For most of my life I was a serial quitter. So I decided to take on the 52-hike challenge—do 52 hikes in a calendar year. It wasn’t about weight loss; I just wanted to finish. The first time I tried the challenge, I got to 9 hikes before I quit. The next time, I made it to 36. In my third time trying, I finally completed all 52. But when I got to hike #52 and looked back on what I had accomplished, I realized I had done it with hate. I realized how horribly I talked to myself. The things my Inner Mean Girl was saying as I walked up the mountain—You’re too fat for this … You’re not made for this … Everyone’s passing you … You’re so slow … You’re never going to make it to the top. The thing was, I was already on the trail! I was already heading up the mountain, doing this thing that’s really hard! What good was it to tear myself down? None. I had “achieved” my 52-hike goal, but I could have enjoyed it so much more. I could have learned more.
I wondered: What would the journey have looked like if I had been compassionate to myself the entire time?
I had completed something, so I thought, What else can I not quit on? I made it my personal development project to be self-compassionate, to pour more love into myself, to bring joy into the process. Sure, we’re looking to get to the top of the mountain, literally and figuratively, but what is the experience of climbing it? How are you engaging with the people you’re with? What are you learning every day? What is the journey itself like? I realized that before I started talking more compassionately to myself, I was losing sight of all the amazing things and magic that were happening while I was climbing and reaching my “goal.”
With weight loss, I knew that recipes and types of food were important, of course, but I started to realize that mindset was key, and self-compassion was at the heart of it all. The key thing for me was consistency. That’s what made it all click. Consistency compounds. It doesn’t matter if I have one bad day or one bad week—all the good and all the intention add up over time. I learned to say to myself, Look at what I’m capable of! This is just a baseline—now I know I can get here; let’s see how much farther I can get. I was eager to see myself stand back up after getting knocked down. I saw how being compassionate to myself made me stronger, able to show up for myself, able to come back and give my family and friends the best version of me. Why wouldn’t I make that choice? To treat myself and talk to myself in that way, so that I could be the bold person I was meant to be?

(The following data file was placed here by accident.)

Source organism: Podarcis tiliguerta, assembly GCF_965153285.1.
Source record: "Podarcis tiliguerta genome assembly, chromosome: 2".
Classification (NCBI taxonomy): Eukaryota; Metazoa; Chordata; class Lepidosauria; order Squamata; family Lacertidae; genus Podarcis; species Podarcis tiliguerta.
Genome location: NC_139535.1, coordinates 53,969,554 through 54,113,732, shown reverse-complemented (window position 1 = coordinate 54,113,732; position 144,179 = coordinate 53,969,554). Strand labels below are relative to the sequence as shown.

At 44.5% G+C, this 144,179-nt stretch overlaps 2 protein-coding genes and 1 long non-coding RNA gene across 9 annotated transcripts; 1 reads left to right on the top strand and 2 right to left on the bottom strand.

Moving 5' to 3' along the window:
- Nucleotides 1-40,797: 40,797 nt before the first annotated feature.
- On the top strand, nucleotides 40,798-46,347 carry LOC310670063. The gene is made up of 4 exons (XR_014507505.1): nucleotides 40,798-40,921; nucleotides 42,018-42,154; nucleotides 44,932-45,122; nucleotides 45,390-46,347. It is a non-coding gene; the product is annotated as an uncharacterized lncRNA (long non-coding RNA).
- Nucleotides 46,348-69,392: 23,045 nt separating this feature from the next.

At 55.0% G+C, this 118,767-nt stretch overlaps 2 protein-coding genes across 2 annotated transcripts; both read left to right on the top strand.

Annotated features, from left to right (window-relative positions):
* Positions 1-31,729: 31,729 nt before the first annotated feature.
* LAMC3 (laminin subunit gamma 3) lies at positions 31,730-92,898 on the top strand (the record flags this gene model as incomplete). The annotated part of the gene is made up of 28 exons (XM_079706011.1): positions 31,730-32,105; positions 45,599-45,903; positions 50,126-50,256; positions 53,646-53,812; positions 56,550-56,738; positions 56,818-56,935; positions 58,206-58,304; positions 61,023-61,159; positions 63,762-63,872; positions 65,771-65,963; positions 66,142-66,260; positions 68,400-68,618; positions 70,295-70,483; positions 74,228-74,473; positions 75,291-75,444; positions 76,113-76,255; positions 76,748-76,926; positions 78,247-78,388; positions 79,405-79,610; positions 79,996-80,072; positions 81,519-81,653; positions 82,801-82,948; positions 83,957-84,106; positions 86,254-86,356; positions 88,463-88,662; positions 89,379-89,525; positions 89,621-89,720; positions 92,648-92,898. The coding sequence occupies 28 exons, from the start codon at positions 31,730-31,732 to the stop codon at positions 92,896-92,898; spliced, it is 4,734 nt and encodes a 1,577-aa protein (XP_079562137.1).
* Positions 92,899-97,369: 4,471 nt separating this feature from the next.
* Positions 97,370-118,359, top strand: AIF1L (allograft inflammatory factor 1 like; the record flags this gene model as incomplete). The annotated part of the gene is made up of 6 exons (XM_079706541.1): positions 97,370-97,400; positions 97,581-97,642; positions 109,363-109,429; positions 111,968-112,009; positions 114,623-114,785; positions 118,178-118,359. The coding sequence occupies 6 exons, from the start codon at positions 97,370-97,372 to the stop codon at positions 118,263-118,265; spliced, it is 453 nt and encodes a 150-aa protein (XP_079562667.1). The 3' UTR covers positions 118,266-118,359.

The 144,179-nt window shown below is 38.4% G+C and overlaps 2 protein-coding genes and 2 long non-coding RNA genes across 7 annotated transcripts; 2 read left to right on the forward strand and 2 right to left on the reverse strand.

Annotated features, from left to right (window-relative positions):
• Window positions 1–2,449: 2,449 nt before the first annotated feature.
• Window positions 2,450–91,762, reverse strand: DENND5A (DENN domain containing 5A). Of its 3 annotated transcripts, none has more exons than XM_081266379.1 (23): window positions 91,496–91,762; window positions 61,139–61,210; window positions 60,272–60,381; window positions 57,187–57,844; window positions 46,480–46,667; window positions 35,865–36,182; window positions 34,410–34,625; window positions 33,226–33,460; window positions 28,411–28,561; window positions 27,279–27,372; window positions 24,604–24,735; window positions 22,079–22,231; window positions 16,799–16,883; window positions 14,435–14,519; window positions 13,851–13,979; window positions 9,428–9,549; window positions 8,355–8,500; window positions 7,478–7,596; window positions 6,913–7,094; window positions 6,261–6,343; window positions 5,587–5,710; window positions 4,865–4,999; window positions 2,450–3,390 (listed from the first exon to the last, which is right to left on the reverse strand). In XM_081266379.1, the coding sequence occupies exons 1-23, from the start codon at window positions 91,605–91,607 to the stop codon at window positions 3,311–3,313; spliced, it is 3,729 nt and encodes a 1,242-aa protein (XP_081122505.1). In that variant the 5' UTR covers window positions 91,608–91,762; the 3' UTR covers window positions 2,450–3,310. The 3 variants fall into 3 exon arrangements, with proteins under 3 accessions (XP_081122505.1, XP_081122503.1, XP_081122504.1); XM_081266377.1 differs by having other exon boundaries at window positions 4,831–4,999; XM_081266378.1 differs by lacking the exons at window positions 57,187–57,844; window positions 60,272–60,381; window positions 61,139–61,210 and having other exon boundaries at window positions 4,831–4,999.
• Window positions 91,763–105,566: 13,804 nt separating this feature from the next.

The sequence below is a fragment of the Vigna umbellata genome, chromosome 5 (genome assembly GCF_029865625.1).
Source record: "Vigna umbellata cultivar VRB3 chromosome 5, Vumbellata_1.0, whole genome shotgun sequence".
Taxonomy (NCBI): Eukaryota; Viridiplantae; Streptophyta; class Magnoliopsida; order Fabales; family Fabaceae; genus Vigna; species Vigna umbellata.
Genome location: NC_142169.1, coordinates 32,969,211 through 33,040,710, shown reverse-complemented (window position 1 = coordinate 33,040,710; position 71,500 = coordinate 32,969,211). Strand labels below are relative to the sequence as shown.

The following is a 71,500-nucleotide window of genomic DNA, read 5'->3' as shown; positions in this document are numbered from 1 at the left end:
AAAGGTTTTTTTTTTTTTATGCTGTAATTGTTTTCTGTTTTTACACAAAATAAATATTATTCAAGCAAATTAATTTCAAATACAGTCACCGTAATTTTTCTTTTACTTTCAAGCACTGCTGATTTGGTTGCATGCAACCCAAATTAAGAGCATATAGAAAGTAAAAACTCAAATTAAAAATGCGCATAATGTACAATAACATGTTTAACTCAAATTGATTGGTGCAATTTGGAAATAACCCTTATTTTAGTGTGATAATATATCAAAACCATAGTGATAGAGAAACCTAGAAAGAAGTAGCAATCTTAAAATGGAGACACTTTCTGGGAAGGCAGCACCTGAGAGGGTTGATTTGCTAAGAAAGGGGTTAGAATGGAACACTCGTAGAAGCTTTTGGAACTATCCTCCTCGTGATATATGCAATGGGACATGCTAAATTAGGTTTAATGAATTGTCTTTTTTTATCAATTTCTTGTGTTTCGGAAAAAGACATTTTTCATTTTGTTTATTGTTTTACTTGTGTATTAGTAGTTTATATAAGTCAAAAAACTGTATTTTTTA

Now I can rattle off in thirty seconds why I’m a badass, what I bring to the table for my career, my community, the world. It’s a list I know by heart. And any time I slip into really negative self-talk, I tell myself—just like a good friend might—to be kind to myself and realistic. That’s when I rattle off all the good stuff that I know is true about me.
Debunking Other Myths About Self-Compassion
Despite all of its benefits, many people I work with get tripped up by destructive myths about self-compassion. I’d like to address some of these misguided beliefs—beliefs that extensive research has already debunked—because they get in the way of a successful journey.
Belief: Self-compassion just means making excuses and living in a fantasyland, allowing me to pretend that uncomfortable emotions, like sadness or loneliness, don’t exist.
Reality: Self-compassion acknowledges that these emotions exist but recognizes them as part of being human. Even the happiest people don’t feel happy all the time. What’s important is that when you experience uncomfortable emotions, you show yourself kindness and patience. That helps you care about yourself enough to find activities that make you feel better.
Belief: I am who I am. I come from a family of people who are hard on themselves.
Reality: Actually, you can change. Some people naturally have more or less self-compassion, but it can be developed and improved through practice.
Belief: Self-compassion is selfish because I’ve got other people I have to take care of.
Reality: This myth can be particularly troubling for caregivers, who are predominantly women. Of course your life is busy, but there are techniques to cultivate self-compassion that require minimal time, and needn’t even be practiced on a daily basis. Are you worth “putting first”? Although the analogy has been made many times, think of the flight attendant’s pre-takeoff instructions to put on your own oxygen mask in case of emergency before helping a child or others in need. Laura, a WW member and mom of three from Indiana who eventually lost more than one hundred pounds after many attempts, says she only—finally—achieved success when she realized that “a healthier, happier, more present version of myself” was “the best gift I could have ever given my family and myself.” We are, plainly and simply, more helpful and compassionate toward others when we’re compassionate toward ourselves.